The latest summit will be a litmus test for stalled negotiations on the North’s nuclear program between Pyongyang and Washington, and for another meeting Kim recently proposed to US President Donald Trump following their historic encounter in June in Singapore.
Moon was seeking to engineer a proposal that combines a framework for the North’s denuclearization and a joint declaration ending the 1950-53 Korean War.
Kim pledged to work toward the “complete denuclearization of the Korean peninsula” during his first encounter with Moon, and at his summit with Trump in June.
But discussions over how to implement the vague commitments have since faltered, with Washington demanding concrete action toward denuclearization by North Korea before agreeing to a key goal of Pyongyang — declaring an end to the war.
North Korea has given no indication it is willing to give up its nuclear arsenal unilaterally and is seeking relief from crippling international sanctions.
North Korea has offered to stop nuclear and missile tests but did not allowed international inspections for a dismantlemnt of its only known nuclear site in May, drawing criticism that its action could not be verified and could be easily reversed.
US State Department spokeswoman Heather Nauert told a news briefing on Tuesday that Washington hoped the latest inter-Korean summit would bring about “meaningful, verifiable steps toward the denuclearization of North Korea” and called it a “historic opportunity” for Kim to follow through on commitments he made with Trump.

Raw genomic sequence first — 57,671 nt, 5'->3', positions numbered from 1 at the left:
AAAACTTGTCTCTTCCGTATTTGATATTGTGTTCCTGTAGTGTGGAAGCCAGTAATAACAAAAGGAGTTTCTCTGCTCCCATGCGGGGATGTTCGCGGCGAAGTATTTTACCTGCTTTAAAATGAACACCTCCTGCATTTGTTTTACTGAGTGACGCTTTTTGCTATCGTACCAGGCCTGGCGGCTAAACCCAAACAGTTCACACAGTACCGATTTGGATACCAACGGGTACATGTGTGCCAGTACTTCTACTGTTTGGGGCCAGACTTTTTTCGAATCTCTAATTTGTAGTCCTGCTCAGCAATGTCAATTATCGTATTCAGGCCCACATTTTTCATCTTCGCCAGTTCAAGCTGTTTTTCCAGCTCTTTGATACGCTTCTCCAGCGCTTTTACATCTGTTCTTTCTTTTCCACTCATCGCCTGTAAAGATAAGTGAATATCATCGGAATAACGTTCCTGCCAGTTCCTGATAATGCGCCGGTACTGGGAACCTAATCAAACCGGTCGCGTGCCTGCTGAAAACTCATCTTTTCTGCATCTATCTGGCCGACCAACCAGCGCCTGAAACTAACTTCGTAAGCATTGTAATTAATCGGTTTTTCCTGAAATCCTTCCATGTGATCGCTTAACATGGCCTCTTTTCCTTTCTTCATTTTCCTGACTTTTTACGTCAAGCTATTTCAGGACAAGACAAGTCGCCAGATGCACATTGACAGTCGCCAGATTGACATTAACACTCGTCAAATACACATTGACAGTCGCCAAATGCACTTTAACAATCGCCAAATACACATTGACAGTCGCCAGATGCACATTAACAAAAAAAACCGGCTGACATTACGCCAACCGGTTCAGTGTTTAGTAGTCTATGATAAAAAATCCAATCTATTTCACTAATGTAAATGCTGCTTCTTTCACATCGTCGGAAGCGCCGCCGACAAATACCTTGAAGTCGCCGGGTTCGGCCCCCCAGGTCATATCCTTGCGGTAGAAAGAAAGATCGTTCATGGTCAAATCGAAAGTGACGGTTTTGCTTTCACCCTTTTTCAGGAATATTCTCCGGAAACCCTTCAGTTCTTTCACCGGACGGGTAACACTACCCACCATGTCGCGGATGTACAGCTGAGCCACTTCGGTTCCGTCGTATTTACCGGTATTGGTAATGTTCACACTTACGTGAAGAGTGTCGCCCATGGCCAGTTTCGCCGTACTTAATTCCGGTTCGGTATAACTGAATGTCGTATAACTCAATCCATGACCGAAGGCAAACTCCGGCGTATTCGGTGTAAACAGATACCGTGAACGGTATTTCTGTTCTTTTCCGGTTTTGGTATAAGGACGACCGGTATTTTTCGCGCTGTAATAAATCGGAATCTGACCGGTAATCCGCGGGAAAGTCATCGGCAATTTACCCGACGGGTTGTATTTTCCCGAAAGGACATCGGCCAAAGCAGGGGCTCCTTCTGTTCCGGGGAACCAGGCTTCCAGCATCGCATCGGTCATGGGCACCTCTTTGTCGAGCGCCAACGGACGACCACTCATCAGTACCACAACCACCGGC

Later on Wednesday, Moon’s delegation will tour the Mansudae Art Studio, the North’s largest producer of art where state artists build statues and produce propaganda at a sprawling complex in Pyongyang.
The institution was sanctioned by the UN Security Council last year as part of global efforts to rein in Pyongyang’s nuclear and missile programs by drying up its revenue sources.
Moon is also scheduled to watch the North’s signature “Brilliant Fatherland” Mass Game which was reintroduced this year following a five-year hiatus, with a formation of glowing drones, lasers and stadium-sized gymnastics shows designed to glorify the country.
The United States is pressing countries to strictly observe international sanctions, which will likely be a key theme when Secretary of State Mike Pompeo hosts a Security Council meeting on North Korea on Sept. 27 on the sidelines of the annual UN General Assembly.
This week’s summit is intended to craft concrete steps to implement the Panmunjom Declaration, named after the border village where they first met, Seoul officials said.
The two Koreas also adopted a separate military accord aimed at preventing armed clashes between the old foes, which are technically still at war because the Korean War ended with a truce, not a peace treaty.
The neighbors have already agreed to withdraw some guard posts and equipment, in a bid to transform the world’s most heavily fortified border into a no-weapons area.
Pyongyang says it has destroyed its main nuclear and missile engine test site, and has halted atomic and ballistic missile tests, but US officials and analysts believe it is continuing to work on its weapons plans clandestinely.
South Korea is pinning high hopes on Kim’s remarks to Moon’s special envoys earlier this month that he wanted to achieve denuclearization within Trump’s first term in office ending in early 2021. Kim at the same time also stressed Washington must reciprocate his initial “goodwill” gestures.
“While Moon has expressed his desire to agree on a concrete plan on denuclearization, we believe that the two nations still differ on this concept,” said Anwita Basu, an analyst at the Economist Intelligence Unit.
In previous, failed talks, North Korea has said it could consider giving up its nuclear program if the United States provided security guarantees by removing troops from South Korea and withdrawing its so-called nuclear umbrella of deterrence from the South and Japan.
US officials involved in the latest negotiations have said North Korea has refused to even start discussions about defining denuclearization. (Reporting by Hyonhee Shin, Joyce Lee and Soyoung Kim; additional reporting by David Brunnstrom in Washington; Editing by Soyoung Kim and Lincoln Feast.)